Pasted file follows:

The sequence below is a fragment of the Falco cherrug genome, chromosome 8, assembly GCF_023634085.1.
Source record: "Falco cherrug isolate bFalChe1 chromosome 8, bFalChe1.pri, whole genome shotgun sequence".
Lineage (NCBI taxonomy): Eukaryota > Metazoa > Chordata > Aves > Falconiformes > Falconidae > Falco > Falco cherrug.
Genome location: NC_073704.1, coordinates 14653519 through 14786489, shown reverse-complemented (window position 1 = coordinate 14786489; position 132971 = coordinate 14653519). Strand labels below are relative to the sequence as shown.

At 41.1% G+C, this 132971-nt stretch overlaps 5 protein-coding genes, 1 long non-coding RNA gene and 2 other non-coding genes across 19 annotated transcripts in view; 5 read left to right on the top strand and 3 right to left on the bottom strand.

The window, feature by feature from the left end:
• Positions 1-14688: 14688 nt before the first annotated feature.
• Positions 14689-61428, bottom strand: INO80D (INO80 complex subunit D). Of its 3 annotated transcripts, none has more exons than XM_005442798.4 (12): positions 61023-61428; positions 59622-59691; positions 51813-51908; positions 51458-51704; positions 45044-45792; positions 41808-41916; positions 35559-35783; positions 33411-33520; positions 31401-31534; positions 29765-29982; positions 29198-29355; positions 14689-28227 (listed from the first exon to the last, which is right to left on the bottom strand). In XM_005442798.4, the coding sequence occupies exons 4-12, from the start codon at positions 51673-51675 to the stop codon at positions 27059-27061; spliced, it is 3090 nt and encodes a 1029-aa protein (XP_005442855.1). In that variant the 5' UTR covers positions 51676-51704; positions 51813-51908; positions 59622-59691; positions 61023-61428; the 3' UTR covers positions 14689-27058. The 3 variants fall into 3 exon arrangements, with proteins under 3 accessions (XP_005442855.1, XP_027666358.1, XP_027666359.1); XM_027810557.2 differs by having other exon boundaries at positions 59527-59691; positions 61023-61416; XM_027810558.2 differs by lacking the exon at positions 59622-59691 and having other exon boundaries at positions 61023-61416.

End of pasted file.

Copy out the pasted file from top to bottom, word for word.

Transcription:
The sequence below is a fragment of the Falco cherrug genome, chromosome 8, assembly GCF_023634085.1.
Source record: "Falco cherrug isolate bFalChe1 chromosome 8, bFalChe1.pri, whole genome shotgun sequence".
Lineage (NCBI taxonomy): Eukaryota > Metazoa > Chordata > Aves > Falconiformes > Falconidae > Falco > Falco cherrug.
Genome location: NC_073704.1, coordinates 14653519 through 14786489, shown reverse-complemented (window position 1 = coordinate 14786489; position 132971 = coordinate 14653519). Strand labels below are relative to the sequence as shown.

At 41.1% G+C, this 132971-nt stretch overlaps 5 protein-coding genes, 1 long non-coding RNA gene and 2 other non-coding genes across 19 annotated transcripts in view; 5 read left to right on the top strand and 3 right to left on the bottom strand.

The window, feature by feature from the left end:
• Positions 1-14688: 14688 nt before the first annotated feature.
• Positions 14689-61428, bottom strand: INO80D (INO80 complex subunit D). Of its 3 annotated transcripts, none has more exons than XM_005442798.4 (12): positions 61023-61428; positions 59622-59691; positions 51813-51908; positions 51458-51704; positions 45044-45792; positions 41808-41916; positions 35559-35783; positions 33411-33520; positions 31401-31534; positions 29765-29982; positions 29198-29355; positions 14689-28227 (listed from the first exon to the last, which is right to left on the bottom strand). In XM_005442798.4, the coding sequence occupies exons 4-12, from the start codon at positions 51673-51675 to the stop codon at positions 27059-27061; spliced, it is 3090 nt and encodes a 1029-aa protein (XP_005442855.1). In that variant the 5' UTR covers positions 51676-51704; positions 51813-51908; positions 59622-59691; positions 61023-61428; the 3' UTR covers positions 14689-27058. The 3 variants fall into 3 exon arrangements, with proteins under 3 accessions (XP_005442855.1, XP_027666358.1, XP_027666359.1); XM_027810557.2 differs by having other exon boundaries at positions 59527-59691; positions 61023-61416; XM_027810558.2 differs by lacking the exon at positions 59622-59691 and having other exon boundaries at positions 61023-61416.